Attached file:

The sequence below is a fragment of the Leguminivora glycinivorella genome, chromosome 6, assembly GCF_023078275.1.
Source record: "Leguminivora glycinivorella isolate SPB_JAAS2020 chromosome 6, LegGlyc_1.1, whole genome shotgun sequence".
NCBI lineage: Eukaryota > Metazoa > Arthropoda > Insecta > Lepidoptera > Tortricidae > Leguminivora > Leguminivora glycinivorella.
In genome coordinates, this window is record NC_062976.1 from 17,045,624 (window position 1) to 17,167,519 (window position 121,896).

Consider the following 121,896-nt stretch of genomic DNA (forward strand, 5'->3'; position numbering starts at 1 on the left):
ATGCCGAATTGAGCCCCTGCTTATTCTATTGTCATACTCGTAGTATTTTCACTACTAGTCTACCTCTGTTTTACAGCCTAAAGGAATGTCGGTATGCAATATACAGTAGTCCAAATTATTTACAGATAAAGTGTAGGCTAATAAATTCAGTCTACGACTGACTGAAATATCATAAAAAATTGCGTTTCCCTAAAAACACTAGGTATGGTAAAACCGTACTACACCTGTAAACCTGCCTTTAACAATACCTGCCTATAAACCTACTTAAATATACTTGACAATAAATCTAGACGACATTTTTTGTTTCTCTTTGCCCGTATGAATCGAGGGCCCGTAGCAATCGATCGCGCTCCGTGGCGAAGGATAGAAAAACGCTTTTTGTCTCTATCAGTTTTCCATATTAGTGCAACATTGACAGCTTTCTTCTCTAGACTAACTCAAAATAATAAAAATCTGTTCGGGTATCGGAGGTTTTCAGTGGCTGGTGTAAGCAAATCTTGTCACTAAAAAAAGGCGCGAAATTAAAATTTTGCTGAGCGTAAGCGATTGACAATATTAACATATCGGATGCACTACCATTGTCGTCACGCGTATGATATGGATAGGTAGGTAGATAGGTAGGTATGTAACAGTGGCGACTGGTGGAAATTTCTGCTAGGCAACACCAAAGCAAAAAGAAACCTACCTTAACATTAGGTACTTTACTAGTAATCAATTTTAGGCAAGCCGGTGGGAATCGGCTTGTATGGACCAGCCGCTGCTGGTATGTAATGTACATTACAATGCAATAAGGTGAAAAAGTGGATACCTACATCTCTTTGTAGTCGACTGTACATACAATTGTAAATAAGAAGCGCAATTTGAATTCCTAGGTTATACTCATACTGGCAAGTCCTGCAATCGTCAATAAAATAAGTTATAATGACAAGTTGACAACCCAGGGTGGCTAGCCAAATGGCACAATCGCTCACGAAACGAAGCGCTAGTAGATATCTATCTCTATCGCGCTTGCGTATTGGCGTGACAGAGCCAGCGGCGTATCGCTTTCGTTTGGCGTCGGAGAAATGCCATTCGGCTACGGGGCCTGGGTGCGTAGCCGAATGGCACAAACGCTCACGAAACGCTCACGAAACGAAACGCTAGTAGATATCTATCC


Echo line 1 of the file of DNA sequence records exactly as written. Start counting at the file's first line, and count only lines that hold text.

The sequence below is a fragment of the Leguminivora glycinivorella genome, chromosome 6, assembly GCF_023078275.1.